Because, you see, that was the opposition’s attack ad (“Rutherford is no historian! She hasn’t the capability for original thinking! She has never done more than naïvely parrot Sedgwick!”), and here is Rutherford Junior Year PAC’s response: By assuming that this summer was about the thesis of my thesis, my opponent misses the point. By assuming that this summer was a failure because I haven’t been gainfully employed, my opponent misses the point. My opponent has turned a blind eye to the accomplishments of this administration: from essays, articles, and memoirs written, to restoring and life-changing travel foreign and domestic, to the real work of the academic amidst all this.
You see, my fellow Americans, one of the most rewarding parts of my life this summer has become what I can do to transmute my innate academic geekiness into something useful to other people’s lives—particularly in the links I post and the discussions which I moderate and in which I take part on Facebook. There are those in my life who have schooled me well in the possibility of taking Facebook seriously: it is where the audience is, the audience to which I hope to impart the values of civil discussion of current events and a respect for the liberal arts which the countries in which any of us live would like to funding-cut into oblivion. My days this summer have been made not by the slow inching progress on my thesis, but by the friends who have written to me all summer to tell me that they read what I post on Facebook, and that it is worth reading. My gratitude for these words of gratitude is immense, because it suggests to me—as I have suspected—that we are all starved for opportunities to read real things and to talk about real things. And it suggests to me that after too many years of being outcast for choosing a lonely life of the mind, and failing at too many social situations to ever dream of building communities based in friendship first and the sharing of ideas second, I can actually put my talents and my predilections to use. It suggests to me that when I seek to tune out of politics so that I can spend more time making my own life into a metaphoric midterm election, I do not do so needlessly or even entirely selfishly: I do so because I like having people to whom to talk, people with whom to talk, and people from whom I can feel needed. It is these interactions, electronic as often as not, which provide for me the real proof that the life of the mind is no waste of time.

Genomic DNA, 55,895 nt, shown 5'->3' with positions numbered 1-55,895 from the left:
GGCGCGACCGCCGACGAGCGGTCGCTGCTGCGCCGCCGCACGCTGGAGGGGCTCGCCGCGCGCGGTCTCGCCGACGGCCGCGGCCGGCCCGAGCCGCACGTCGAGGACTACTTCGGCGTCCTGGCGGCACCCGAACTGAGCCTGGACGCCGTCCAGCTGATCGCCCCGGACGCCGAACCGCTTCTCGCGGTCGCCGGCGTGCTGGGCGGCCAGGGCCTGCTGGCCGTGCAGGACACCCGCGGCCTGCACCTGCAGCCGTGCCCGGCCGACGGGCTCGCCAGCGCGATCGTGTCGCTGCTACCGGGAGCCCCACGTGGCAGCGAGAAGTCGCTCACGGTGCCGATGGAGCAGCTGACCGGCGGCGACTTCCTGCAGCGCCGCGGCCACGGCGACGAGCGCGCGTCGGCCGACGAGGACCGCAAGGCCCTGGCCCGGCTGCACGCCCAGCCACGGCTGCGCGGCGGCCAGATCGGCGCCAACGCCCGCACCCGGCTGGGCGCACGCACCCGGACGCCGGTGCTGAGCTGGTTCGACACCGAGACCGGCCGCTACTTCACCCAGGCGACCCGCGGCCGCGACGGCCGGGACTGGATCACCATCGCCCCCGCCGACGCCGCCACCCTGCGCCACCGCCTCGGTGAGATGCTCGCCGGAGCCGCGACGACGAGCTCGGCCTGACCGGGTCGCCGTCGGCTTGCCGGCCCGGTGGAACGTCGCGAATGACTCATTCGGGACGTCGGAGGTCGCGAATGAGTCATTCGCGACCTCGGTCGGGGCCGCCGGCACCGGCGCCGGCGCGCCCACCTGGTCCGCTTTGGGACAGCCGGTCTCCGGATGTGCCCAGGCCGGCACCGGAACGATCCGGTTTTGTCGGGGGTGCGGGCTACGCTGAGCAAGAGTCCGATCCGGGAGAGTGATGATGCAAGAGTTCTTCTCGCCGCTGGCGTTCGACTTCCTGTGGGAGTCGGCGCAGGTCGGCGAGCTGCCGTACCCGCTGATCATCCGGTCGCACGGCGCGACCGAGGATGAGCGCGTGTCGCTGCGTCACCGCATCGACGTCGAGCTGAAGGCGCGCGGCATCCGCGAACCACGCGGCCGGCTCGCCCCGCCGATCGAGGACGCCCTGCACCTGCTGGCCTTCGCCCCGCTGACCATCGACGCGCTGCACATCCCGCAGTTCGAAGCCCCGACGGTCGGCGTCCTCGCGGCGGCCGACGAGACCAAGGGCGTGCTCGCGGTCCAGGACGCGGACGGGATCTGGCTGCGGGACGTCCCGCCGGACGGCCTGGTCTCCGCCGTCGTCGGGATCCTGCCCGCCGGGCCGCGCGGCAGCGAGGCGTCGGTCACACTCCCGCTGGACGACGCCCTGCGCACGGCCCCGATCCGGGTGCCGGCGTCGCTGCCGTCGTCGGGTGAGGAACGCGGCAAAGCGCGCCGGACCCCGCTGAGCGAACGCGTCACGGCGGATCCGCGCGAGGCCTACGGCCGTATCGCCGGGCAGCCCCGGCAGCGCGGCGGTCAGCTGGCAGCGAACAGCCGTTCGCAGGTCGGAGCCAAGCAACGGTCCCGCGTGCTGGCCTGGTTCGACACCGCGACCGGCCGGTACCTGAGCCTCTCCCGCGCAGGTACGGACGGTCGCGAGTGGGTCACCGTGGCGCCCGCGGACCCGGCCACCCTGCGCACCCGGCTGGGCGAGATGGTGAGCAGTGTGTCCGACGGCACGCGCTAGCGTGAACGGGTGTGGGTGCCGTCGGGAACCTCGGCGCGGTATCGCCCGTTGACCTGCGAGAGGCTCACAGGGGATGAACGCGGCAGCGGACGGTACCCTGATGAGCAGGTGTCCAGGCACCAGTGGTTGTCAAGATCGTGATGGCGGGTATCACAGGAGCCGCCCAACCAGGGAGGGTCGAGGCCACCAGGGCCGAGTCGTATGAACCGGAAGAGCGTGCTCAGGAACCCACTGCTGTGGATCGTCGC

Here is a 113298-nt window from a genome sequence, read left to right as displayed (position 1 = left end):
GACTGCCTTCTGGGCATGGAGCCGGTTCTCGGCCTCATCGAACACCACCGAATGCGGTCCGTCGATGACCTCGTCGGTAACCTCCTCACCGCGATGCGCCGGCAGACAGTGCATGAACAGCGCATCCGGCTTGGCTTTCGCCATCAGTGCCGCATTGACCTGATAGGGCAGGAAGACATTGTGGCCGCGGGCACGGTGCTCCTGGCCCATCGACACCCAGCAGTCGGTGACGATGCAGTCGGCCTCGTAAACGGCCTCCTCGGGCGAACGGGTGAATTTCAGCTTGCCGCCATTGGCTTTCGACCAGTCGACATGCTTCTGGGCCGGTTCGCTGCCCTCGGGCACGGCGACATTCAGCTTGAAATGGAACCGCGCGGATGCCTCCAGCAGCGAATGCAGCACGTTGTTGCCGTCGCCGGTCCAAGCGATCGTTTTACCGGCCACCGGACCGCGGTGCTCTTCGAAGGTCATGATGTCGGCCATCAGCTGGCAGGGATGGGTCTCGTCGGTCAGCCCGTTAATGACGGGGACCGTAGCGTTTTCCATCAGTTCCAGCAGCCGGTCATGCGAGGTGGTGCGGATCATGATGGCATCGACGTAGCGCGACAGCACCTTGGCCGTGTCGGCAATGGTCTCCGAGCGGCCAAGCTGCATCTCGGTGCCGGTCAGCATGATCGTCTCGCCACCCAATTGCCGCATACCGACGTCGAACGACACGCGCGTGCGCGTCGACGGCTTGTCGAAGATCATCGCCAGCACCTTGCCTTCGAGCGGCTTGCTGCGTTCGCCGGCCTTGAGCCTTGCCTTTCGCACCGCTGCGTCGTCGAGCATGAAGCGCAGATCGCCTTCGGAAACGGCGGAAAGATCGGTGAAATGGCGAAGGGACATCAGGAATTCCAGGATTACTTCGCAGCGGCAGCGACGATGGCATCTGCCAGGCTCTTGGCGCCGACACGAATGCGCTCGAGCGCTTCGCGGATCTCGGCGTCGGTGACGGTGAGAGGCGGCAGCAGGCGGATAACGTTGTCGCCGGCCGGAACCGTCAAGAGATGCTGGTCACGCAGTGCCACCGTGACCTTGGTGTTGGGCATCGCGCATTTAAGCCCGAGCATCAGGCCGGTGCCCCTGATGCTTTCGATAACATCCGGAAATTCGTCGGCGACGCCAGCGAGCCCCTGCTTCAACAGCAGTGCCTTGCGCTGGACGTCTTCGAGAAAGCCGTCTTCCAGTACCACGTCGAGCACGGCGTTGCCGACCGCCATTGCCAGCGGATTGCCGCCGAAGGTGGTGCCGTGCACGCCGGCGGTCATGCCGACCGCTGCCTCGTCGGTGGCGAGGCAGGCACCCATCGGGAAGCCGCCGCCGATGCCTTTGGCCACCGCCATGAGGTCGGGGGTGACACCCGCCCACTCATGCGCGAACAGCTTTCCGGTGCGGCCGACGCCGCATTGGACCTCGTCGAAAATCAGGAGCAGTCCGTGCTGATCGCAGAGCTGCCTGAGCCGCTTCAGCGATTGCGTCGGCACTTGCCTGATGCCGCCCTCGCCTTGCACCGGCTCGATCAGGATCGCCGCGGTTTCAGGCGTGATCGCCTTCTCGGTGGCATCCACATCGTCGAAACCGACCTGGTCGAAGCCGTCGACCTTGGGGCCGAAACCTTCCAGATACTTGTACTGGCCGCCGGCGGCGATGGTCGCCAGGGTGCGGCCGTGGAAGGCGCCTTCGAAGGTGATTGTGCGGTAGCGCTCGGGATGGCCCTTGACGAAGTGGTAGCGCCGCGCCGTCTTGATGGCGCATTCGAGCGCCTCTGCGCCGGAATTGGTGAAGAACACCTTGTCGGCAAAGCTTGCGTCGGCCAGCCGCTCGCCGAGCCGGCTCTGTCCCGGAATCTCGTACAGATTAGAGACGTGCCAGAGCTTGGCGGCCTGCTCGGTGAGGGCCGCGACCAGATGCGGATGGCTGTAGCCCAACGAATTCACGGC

But they are not always electronic. In San Diego, I found myself becoming part of a new social circle of kids with whom I went to high school: some of its members I’ve known for a long time, but some of them I just barely knew, or had never met at all. I grew closer to all of them, though, in a few weeks of cultural excursions and late nights in coffeeshops of which I could never have dreamed when we were all still in high school, when I was a little less sure of myself and a little more apprehensive of social settings than I am now. Twice or three times, in those languid summertime caffeine-fueled conversations, when I drank espresso and we made our Paris café right there in the cultural backwater of southern California, I caught myself, without realizing it, lapsing into my academic mode. Suddenly conscious that I was lecturing my friends about the history of gay identity politics, or had become the TA-like moderator of a political discussion, I would become embarrassed and step back—but not without first experiencing a little frisson of delight. Because I am never so much myself, and never so content with being so, as when I feel that I am teaching, and that my audience doesn’t object too much to being taught. And it is because of this that, despite the constant failure to achieve a nine-hour work day (I have now spent over an hour writing this post) I do not feel as if I have failed in my campaign promises of trainee scholarship.
When we make our cases for ourselves, we cannot admit to the world that we are—as is surely a philosophical truth—imperfect. Politicians do not schedule rallies only to tell their constituents that they will not be able to deliver on the promises they make; I think there was a part of me which belived when I left Princeton in June that I would write a book-length research project this summer. But in making the case for reelection—in calling upon all our physical and moral energy to take on the new academic year, and to make the case for fitness to do this for a lifetime—we must recast the debate. Determination of a candidate’s fitness should not be based in the partisan binary of what she has or hasn’t done, what she does or doesn’t believe, but rather in the presence of moral seriousness: the belief that she is acting not in the interests of lobbyists or in response to fleeting scholarly trends, but in pursuit of American ideals, in pursuit of knowledge, in a manner which demonstrates her caring for the next generation.
My fellow Americans, I have not written my senior thesis in the summer before my junior year. I have not, really, even started. But I have made great headway in understanding how to read the masters of my discipline and how to convey what I’ve read to those who haven’t; I have practiced in my own stumbling adolescent way the craft of public intellectualism, and I have begun to believe that research—as much as it will determine my career in the years to come—is absolutely the least important part of how my electorate (okay, fine, I) ought to judge my candidacy.
The 111th Congress passed the Affordable Care Act. I read a few books, and wrote a few essays. But the pollsters are asking the wrong questions. I would sooner they asked: are we good people striving to be better, committed to making the world a better place?
I leave it to the American people to decide.